Ether Futures Market Discount Evaporates After the Merge

Ether Futures Market Discount Evaporates After the Merge
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Ether Futures Market Discount Evaporates After the Merge

The month-long ether futures market anomaly that stemmed predominantly from traders looking to profit from Ethereum’s technological change, the Merge, has reversed.

Ether futures have almost caught up with the cryptocurrency’s underlying spot price following the historic overhaul of the way Ethereum verifies transactions.

The annualized rolling discount in one-month bitcoin futures listed on Deribit, the world’s largest crypto options exchange, narrowed to 0.3% from 17.66% before the changeover, which went live at 6:43 UTC, according to veri provided by Skew. Discounts in futures listed on Kraken, OKEx and the Chicago Mercantile Exchange also narrowed sharply.

The three-month futures traded at par with the spot price or with a slight premium on major exchanges, including Binance.

“The basis, or the difference between spot and the futures, was approximately trading at $20 and was a good indication of the potential value of ETHPOW,” Deribit’s Chief Commercial Officer Luuk Strijers said, referring to a possible token that would be created if the blockchain forks as a result of the change. “This negative basis (backwardation) has now been reduced to around 30 cents.”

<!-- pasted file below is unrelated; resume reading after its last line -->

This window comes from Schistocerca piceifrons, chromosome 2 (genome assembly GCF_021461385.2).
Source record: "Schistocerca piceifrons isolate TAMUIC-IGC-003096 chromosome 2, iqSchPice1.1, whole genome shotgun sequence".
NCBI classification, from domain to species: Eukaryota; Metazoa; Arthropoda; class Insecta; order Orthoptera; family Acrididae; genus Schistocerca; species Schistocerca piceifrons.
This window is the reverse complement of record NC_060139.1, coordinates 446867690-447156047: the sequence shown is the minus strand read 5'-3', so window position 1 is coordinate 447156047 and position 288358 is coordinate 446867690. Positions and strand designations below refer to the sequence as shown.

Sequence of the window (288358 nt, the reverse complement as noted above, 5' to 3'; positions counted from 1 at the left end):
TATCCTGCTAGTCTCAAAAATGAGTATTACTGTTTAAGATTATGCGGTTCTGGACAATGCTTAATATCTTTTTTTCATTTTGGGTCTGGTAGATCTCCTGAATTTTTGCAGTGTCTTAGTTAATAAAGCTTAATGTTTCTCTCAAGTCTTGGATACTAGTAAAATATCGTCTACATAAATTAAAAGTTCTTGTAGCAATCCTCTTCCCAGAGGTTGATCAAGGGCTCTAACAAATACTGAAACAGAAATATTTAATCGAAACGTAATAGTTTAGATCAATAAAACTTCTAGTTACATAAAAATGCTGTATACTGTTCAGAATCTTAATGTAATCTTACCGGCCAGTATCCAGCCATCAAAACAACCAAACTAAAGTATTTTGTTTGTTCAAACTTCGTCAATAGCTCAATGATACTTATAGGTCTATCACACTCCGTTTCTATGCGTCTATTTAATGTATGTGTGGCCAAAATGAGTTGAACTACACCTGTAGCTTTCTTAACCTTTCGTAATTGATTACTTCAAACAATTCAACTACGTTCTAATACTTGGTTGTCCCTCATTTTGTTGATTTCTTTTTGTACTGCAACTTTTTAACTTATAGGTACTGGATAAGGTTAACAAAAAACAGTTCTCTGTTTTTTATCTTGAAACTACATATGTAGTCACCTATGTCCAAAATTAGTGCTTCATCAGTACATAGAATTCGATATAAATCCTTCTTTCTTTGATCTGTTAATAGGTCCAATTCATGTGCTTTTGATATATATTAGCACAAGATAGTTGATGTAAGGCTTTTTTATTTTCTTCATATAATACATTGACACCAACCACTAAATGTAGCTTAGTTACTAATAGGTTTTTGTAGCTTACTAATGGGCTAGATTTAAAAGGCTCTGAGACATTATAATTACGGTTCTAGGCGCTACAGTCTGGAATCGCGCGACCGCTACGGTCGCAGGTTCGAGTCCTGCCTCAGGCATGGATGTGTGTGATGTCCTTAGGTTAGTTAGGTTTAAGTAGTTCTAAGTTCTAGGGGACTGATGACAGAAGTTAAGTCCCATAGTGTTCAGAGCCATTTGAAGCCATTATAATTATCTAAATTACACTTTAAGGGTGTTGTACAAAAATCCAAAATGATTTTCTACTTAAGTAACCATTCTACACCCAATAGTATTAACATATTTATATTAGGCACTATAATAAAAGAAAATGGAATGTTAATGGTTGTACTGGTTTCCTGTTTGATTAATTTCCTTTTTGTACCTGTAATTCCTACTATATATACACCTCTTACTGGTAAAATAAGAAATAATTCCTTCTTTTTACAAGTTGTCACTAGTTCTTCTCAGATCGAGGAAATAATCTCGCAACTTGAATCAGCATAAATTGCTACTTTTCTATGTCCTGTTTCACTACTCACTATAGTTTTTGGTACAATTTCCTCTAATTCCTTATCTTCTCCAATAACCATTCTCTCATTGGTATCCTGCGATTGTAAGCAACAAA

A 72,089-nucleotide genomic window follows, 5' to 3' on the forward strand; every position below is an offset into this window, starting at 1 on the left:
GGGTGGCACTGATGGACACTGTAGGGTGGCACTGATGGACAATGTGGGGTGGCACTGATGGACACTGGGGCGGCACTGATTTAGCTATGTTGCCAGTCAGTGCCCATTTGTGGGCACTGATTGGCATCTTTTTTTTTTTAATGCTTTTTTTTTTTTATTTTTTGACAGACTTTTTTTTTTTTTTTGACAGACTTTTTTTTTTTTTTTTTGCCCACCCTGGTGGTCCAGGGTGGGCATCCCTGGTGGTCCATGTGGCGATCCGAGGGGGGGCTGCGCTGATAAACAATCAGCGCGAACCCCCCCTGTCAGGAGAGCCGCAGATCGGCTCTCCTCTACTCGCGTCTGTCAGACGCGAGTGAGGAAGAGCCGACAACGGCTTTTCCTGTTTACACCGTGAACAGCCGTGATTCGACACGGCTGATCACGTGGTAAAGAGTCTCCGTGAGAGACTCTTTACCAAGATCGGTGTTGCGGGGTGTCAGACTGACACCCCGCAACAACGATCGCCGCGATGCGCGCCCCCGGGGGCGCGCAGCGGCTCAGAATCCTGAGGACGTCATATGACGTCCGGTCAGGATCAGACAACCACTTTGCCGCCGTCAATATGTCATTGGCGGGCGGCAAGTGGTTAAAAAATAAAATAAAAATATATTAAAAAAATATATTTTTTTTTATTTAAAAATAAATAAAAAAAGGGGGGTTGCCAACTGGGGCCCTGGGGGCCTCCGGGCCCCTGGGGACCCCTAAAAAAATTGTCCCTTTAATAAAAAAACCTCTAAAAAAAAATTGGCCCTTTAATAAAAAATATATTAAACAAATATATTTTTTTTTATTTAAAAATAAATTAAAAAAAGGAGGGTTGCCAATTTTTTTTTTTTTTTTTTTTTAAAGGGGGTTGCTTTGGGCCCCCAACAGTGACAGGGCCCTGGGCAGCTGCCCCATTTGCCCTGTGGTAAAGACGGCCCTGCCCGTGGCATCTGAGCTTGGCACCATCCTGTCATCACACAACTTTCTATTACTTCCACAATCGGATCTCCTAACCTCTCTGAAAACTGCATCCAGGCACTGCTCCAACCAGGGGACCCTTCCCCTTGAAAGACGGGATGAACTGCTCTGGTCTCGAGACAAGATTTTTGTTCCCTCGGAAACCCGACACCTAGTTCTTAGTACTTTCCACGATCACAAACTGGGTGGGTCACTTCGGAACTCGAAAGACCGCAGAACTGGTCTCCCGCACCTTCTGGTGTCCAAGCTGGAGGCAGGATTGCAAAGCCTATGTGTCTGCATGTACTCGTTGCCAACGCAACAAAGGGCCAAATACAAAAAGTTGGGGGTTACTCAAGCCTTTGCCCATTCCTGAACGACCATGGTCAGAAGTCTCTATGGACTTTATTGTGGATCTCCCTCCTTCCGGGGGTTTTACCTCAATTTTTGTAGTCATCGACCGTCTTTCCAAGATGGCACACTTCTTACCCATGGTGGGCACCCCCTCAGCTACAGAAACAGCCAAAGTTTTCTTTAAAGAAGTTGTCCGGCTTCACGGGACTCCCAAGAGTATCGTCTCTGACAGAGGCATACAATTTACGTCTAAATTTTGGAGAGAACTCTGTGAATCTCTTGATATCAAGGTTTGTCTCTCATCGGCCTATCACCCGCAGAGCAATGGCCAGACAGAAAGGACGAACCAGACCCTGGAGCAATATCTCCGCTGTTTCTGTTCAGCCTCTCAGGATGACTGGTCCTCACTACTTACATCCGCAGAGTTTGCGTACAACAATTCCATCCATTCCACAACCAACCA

Strijers said Deribit and other platforms have taken snapshot of Ethereum at the time of the Merge to credit ETH holders with potential Ethereum fork token ETHPOW on a 1:1 ratio. Snapshots or records of content of the blockchain are commonly used to determine recipients of the planned airdrop – or free distribution of forked tokens.

Market participants, therefore, no longer have to hold ETH or take the so-called market-neutral trade of buying ether and selling short-term futures to collect ETHPOW tokens while bypassing risks from ETH price volatility.

As such, the record discount resulting mainly from the market-neutral trade has pretty much evaporated.

Traders began selling futures against ETH holdings early last month after some miners contested the Merge and proposed forking, or splitting, the Ethereum chain into a proof-of-work (PoW) chain and a proof-of-stake (PoS) chain. A potential Ethereum split meant ETH holders would receive a newborn PoW chain’s native token, ETHPOW, for free.

That pushed futures into a discount of so-called backwardation, in which the futures trade at a lower price than the spot market. Futures typically trade at a premium to spot, representing the time value of money.

A Twitter thread posted on Monday by @EthereumPoW said the PoW fork would happen 24 hours after the Merge, meaning the forked chain will likely go live on Friday.

See also: What the Merge Means for Ethereum Miners

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